State of Blockchains Q3
We started the year anticipating a winter in the ecosystem. Q3’s venture funding points to the fact that a freeze in capital liquidity is indeed here. Blockchain startups no longer see token sales as a mechanism for fund-raising. Instead, they have moved towards raising venture financing from venture capitals.
Here’s the three key take-aways we sourced from the report.
1. The empire strikes back: VC investments in the space at all time high as professionalisation of the industry continues
The drastic reduction in the frequency and size of token sales have created a gap that is now being filled by venture capital. VC financing is moving earlier in the funding cycle at Seed or Series A instead of the later stage, pre-ICO rounds we witnessed in Q2. Legal expenses, marketing costs and community building efforts are part of the reason why startups that don’t necessarily require a network or token have been avoiding token generation events completely. Until we see a recovery in Bitcoin’s price, it is likely that the model of token generation events that took center stage in 2017 would never return.
- VC investments have surged from a total of $900 million in 2017 to $2.85 billion so far this year, a 316% increase
- VCs are active across all funding stages with 119 deals disclosed this quarter the most ever as quality projects with developed products continue to receive financing.
- The US is still the dominant source of VC investments in the crypto space
Aron Van Ammers, Founding Partner of Outlier Ventures commented:
“As we see the focus of early stage investment into tokens shift away from tech-savvy retail investors toward VCs, hedge funds and ultimately larger institutional investors, we’re seeing a large growth in new businesses and services enabling the larger institutional investors to enter the space. Self-sovereignty means self-responsibility, and when your private keys are lost or stolen there is no broker to call. Institutional investors have a need to reduce that technical complexity and risk. New players solve that problem; from institutional-grade custody providers, to trading platforms offered by the financial incumbents.”
2. Crypto Winter bites with total ICO raised in the quarter down nearly 74% as speculators flee
Although number and size of public token fundraises has reduced, startups, corporates and regulators continue to believe that tokens are foundational to Web 3.0 infrastructure and represent the opportunity for new business models. This quarter has witnessed a considerable improvement in both the amount of traction and complexity of token design by startups before they approach private capital or public capital markets. There is a shift in thinking in the industry in the role of tokens not just as fundraising mechanism but also as a business model innovation. Large, venture funded businesses will begin using tokens as a way to engage, retain and attract users.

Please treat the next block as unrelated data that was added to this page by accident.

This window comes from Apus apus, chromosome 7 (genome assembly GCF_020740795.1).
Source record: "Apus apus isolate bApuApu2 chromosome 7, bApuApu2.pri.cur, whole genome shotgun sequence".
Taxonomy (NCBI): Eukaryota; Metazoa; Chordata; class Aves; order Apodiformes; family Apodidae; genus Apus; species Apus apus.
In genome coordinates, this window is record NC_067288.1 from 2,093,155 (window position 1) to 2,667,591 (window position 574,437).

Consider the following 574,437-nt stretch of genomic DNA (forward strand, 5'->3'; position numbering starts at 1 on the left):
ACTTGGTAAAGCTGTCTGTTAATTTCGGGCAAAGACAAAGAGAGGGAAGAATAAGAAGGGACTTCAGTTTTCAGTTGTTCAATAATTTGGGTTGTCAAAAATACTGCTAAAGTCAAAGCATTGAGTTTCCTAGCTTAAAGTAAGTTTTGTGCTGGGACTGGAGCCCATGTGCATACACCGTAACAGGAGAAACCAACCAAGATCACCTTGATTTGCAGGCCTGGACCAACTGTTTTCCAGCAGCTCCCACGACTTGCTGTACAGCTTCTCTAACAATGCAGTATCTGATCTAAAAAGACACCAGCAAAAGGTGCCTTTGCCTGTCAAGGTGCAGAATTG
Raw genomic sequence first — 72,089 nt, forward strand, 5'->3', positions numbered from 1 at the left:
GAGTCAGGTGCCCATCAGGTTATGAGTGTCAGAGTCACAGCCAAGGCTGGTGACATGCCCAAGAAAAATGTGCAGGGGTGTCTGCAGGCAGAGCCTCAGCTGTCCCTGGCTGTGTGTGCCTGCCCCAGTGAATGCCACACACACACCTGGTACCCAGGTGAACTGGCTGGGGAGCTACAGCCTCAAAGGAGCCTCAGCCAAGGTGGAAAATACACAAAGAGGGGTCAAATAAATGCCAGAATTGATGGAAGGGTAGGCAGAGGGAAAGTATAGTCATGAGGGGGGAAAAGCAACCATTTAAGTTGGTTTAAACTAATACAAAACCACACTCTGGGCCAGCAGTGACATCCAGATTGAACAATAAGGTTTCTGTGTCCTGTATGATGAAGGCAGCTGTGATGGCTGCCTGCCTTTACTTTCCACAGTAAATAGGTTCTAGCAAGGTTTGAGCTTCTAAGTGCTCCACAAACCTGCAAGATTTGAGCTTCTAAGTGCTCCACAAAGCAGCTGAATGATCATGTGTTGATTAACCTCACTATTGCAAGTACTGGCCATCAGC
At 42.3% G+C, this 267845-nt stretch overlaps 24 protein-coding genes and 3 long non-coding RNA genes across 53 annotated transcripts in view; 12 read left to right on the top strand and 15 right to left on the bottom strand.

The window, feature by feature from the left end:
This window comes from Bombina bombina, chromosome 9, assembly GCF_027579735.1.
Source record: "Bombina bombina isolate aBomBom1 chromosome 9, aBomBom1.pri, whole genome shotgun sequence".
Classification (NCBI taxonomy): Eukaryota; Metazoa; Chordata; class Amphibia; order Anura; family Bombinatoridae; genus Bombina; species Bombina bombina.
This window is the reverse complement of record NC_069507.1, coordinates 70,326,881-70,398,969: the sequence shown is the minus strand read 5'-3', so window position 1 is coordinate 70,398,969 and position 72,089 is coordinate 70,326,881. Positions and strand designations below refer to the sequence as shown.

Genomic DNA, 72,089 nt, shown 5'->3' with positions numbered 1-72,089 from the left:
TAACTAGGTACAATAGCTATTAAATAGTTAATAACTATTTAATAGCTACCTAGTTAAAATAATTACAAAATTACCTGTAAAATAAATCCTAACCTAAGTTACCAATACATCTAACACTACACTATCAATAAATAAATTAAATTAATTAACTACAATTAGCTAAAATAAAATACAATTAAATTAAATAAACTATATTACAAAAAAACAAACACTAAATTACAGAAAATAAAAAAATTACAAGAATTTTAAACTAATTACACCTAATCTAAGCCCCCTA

- Q3 ICO raises were $1 billion down from $3.8 billion in Q1, a decline of close to 74%
- September ICO raises in total was just $150 million
- The industry is maturing as token projects raise more money privately and plan for public sales when the network is more developed
Eden Dhaliwal, Partner and Head of Crypto-economics at OV said:
“This quarter saw significant negative sentiment around utility tokens from an investment standpoint. Many investors have grown frustrated over regulation and exasperated over valuations of tokenized networks. This represents a new cycle back towards equity based blockchain investments until the crypto community makes advances in validating tokens as a new asset class with viable business models. That said, projects with well designed token economies are still finding support from the community and increasingly from VCs.”
3. Regulators catching FOMO: Governments around the world look to create friendly environment for blockchain startups
There is a key difference between the bear markets of 2014 and 2018. The former witnessed governments around the world rushing to issue bans on tokens. The latter has regulators around the world pushing their jurisdictions to explore blockchains as a means to maintain their edge as innovation and commercial hubs. France, Thailand, Singapore, Switzerland and Thailand have pushed for the creation of ecosystems that enable token issuance this past quarter. Japan’s Financial Services Agency has enabled self-regulation by the token ecosystem in the region through the setting up of a ‘Virtual Currency Exchange Association” consisting of industry leaders in the region.
- The UK and the crypto-asset taskforce suggested the UK had the opportunity to become a global centre for blockchain-related innovation
- In France, a bill exploring the possibility of providing a legal framework for the sale of tokens is in active discussion
- In Switzerland, a new working group by key financial policy including FINMA to explore if a sandbox or sandboxes could solve regulatory hurdles for the token economy.
The blockchain ecosystem has evolved from struggling to find banking partners to governments becoming increasingly sensitive of the possibility of startups moving abroad in search of more friendly startup and funding environments. Forward-looking countries have begun engaging with regional banking entities to foster a regulatory environment to capture the vast economic gains